Exhibition Profile | Staggering Verisimilitude


Ron Mueck, Woman with Sticks, 2009, painted silicone, polyurethane, steel, wood, synthetic hair, 170 x 183 x 120 cm, installation view, The MAC; photograph by Simon Mills, courtesy of the artist and The MAC.⁠ Ron Mueck, Woman with Sticks, 2009, painted silicone, polyurethane, steel, wood, synthetic hair, 170 x 183 x 120 cm, installation view, The MAC; photograph by Simon Mills, courtesy of the artist and The MAC.⁠

Viewing Ron Mueck’s current show at The MAC (29 July – 5 November) I find myself grasping for reference points. Firstly, from art history: from seventeenth-century Spanish polychrome sculpture to the mutated and mutilated figures of the Chapman brothers; and then beyond, from the ‘plastinated’ bodies of Gunther von Hagens to the latest humanoid robots paraded in science fairs. Even childhood visits to the National Wax Museum in Dublin come to mind. However, in terms of uncanny hyperrealism, nothing comes close to Mueck’s rendering of the human form in all its uncompromising detail. 

Early in his career, Rodin was accused of ‘casting from life’ to create his life-sized figure, The Age of Bronze (1875). Similarly here, one wonders what sorcery is at play. Insights into the artist’s meticulous and laborious processes are provided via Gautier Deblonde’s photographs and a video of Mueck at work in his studio, that bookend this presentation of seven of the artist’s major works. 

Youth (2009/11) is a diminutive, barefoot, black teenager in low-slung jeans and white t-shirt, which he lifts up to display a bloody stab-wound to his abdomen. The blood has spread, seeping through his raised garment. As he strains to see his exposed flesh below, his expression – mouth open, eyebrows raised – is less of horror than of incredulity; he is simultaneously Christ and Doubting Thomas. Again, I’m struck by the lack of reference points, such as the dearth of ethnic minorities represented in sculptural form in museums, galleries, and public sculpture. I’m also reminded of the spate of stabbing-related mortalities in London, which reached record heights in 2008, one year before the piece’s completion. 

The first and most obvious reaction to the artwork in this extraordinary show is simply to marvel at their staggering verisimilitude and attention to detail. This draws you in and really cannot be overstated. Skin can be mottled and babylike, or scratched and weather-beaten; hair can be stubbled or wispy, limp or wiry. Some figures show traces of dirt in pores or under fingernails and toenails. In Mother and Child (2003), the even sheen of amniotic fluid that dribbles from a new-born and pools on its mother’s chest is subtly differentiated from the specks of perspiration on her brow, arising from the efforts of labour. This latter piece depicts the moment where a baby has been placed on the still-swollen belly of its naked mother, before the umbilical cord has been cut. It is usually represented, in film and television, as a moment of exasperated joy and relief. Here, however, the mother’s arms remain clamped to her sides, her expression inscrutable; is it bemused or sinister, melancholic, or simply exhausted? In any case, the usual cultural portrayal – itself unrealistic – has been subverted.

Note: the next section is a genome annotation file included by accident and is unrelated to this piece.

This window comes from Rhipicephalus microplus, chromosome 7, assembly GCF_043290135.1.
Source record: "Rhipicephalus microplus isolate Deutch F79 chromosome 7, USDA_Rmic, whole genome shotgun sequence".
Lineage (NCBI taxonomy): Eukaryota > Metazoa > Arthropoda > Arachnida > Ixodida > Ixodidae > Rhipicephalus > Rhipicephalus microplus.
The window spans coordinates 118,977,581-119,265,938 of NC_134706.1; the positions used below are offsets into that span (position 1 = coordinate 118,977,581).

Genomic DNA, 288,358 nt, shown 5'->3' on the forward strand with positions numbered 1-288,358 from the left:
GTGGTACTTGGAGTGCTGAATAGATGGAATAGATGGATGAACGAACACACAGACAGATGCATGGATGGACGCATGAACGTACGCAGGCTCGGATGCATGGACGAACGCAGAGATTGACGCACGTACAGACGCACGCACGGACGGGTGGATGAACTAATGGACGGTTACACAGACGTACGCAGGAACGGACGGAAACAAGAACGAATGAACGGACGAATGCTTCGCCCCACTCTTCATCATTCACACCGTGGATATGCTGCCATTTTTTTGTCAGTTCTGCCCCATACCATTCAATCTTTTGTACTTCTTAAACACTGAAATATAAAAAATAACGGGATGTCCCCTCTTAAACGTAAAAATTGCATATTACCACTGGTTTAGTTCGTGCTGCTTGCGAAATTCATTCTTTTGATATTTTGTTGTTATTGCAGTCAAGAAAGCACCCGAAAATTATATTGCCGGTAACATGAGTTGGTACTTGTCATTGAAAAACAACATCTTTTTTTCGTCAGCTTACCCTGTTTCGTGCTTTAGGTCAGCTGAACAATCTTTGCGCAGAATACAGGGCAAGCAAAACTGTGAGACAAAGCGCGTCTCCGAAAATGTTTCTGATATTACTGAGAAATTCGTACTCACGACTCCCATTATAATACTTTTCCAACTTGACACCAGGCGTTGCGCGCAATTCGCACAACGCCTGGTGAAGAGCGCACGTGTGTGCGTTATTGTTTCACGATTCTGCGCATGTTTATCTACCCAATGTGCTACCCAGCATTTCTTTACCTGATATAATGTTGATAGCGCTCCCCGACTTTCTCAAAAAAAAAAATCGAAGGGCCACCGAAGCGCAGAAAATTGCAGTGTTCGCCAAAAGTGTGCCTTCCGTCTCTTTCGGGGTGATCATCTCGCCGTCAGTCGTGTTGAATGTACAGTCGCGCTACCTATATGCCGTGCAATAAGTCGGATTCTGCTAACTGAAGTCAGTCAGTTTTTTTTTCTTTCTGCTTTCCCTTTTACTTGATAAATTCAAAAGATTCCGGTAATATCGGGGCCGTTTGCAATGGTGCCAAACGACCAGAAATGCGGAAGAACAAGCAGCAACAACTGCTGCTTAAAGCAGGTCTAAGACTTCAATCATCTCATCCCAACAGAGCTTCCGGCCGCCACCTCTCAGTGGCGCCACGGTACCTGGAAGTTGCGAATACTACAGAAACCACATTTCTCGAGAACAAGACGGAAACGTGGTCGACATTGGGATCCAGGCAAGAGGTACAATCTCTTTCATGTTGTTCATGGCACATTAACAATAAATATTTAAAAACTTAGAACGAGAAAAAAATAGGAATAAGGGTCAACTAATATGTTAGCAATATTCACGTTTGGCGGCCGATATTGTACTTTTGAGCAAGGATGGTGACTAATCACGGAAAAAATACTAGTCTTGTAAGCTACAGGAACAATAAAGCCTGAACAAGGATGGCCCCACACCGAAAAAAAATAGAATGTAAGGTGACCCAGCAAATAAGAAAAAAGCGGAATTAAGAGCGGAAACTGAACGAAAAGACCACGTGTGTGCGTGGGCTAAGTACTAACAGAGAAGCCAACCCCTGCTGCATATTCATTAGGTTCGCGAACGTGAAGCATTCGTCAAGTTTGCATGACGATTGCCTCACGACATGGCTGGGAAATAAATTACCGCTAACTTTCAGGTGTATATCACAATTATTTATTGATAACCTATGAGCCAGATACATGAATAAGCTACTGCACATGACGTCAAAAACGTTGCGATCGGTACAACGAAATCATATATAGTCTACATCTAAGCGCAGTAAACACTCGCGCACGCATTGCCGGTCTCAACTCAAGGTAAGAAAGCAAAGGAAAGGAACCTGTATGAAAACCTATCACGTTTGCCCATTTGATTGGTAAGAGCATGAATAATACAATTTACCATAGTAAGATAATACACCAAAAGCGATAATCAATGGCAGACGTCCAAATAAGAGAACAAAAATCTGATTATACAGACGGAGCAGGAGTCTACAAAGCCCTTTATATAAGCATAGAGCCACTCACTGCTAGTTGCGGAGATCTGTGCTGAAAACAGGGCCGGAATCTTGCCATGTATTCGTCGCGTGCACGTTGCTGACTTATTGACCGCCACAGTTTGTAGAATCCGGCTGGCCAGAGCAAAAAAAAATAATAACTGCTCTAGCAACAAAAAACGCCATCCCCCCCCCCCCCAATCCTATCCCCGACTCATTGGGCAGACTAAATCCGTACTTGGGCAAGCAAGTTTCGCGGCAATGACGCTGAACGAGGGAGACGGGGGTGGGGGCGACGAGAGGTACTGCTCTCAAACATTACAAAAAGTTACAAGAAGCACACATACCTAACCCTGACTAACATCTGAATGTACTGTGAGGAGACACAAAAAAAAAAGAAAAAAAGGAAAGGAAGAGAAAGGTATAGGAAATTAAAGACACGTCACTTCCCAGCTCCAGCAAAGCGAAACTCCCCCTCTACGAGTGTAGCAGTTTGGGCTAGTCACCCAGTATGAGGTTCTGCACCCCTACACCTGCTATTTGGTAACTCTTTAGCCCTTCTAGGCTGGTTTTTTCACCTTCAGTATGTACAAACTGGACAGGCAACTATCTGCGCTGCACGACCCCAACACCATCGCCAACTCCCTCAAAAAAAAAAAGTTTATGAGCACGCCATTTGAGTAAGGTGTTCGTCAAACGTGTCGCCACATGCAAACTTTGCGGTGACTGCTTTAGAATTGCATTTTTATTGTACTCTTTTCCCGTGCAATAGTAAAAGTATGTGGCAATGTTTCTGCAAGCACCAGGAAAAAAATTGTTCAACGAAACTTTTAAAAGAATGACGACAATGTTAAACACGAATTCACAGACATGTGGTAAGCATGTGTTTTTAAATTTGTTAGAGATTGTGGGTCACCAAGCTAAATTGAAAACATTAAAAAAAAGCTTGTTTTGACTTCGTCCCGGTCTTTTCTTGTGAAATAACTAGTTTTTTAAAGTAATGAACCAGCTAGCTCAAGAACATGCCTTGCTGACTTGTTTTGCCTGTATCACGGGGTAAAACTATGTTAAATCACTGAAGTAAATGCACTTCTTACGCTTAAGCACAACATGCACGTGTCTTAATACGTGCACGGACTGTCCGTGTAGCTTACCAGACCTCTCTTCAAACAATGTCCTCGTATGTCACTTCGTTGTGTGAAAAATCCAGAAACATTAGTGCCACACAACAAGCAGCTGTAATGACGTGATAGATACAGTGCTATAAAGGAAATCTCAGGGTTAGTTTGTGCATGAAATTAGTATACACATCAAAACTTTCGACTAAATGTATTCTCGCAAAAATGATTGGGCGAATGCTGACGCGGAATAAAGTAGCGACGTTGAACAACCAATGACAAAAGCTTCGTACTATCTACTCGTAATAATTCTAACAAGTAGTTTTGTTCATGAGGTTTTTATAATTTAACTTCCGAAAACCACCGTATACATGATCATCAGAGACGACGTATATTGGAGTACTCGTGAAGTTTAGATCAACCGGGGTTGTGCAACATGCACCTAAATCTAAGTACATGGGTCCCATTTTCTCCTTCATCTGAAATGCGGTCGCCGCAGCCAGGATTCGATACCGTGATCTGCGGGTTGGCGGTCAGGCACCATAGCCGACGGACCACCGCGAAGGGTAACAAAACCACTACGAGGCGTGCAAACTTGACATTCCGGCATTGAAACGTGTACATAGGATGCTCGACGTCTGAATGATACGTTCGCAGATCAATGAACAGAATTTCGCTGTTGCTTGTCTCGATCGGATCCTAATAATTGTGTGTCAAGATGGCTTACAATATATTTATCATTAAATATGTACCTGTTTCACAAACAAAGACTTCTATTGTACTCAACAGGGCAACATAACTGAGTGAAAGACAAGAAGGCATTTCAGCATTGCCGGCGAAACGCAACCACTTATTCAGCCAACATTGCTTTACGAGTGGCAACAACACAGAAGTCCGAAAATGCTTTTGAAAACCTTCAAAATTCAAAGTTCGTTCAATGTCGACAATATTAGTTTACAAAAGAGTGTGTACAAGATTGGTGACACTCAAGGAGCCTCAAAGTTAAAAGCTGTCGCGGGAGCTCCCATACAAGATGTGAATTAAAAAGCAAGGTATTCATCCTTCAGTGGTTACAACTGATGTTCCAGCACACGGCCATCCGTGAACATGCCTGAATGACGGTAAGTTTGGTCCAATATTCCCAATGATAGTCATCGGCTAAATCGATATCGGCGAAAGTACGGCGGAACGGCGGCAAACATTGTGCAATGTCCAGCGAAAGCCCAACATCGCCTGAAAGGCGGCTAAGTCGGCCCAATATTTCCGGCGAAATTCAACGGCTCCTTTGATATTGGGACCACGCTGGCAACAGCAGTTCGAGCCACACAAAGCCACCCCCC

Woman with Shopping (2013) is the same ‘person’, now fully clothed and upright. Her arms are still pressed to her sides, this time weighed down with plastic shopping bags, filled with mundane grocery items. The baby still gazes upwards in the same position, this time harnessed inside her bulging overcoat. The woman is still the carer and the bearer, her hands still unable to cradle, her expression still enigmatic. 

The second constant in Mueck’s work is his play with scale. His breakthrough piece, Dead Dad (1996-7), depicts the naked corpse of the artist’s own father, resting heavily on its greyish flesh. This sculpture is half life-size, while the reclining female figure of In Bed (2005) is a vast 6.5 metres in length. With Dead Dad, diminution bring pathos to a stark and clinical form, the bleakness of the subject matter ironically magnified. The emotional impact of enlargement however is harder to pinpoint beyond the initial sense of awe. For example, Dark Place (2018) is a 1.5-metre-tall, disembodied head, which verges on menacing. However, this could be due to its contrived setting in a black, narrow-apertured room and a single spotlight. The mountainous figure of In Bed, with knees raised, and one hand pressed to her cheek, is melancholy and lost in thought. Here the exaggerated scale suggests some monumental inner turmoil, as if she were incapable of leaving the bed, powerless to follow her far-off gaze. 

With almost all of the figures in this show, including the fairy tale-like Woman with Sticks (2009), it is tempting –perhaps even inevitable – to attempt to read the expressions of the figures or to position oneself deliberately in their lines of sight. When I do so, there are flickering moments where I feel I’m the one being observed. An invigilator recounts the different reactions to Dead Dad – from the tittering of children to a woman who immediately burst into tears. I witness a group expressing a desire to bundle the new-born baby up in their arms. It would seem that this human impulse to imagine narratives says as much about us as viewers as about the works themselves. 

Jonathan Brennan is a multidisciplinary artist based in Belfast.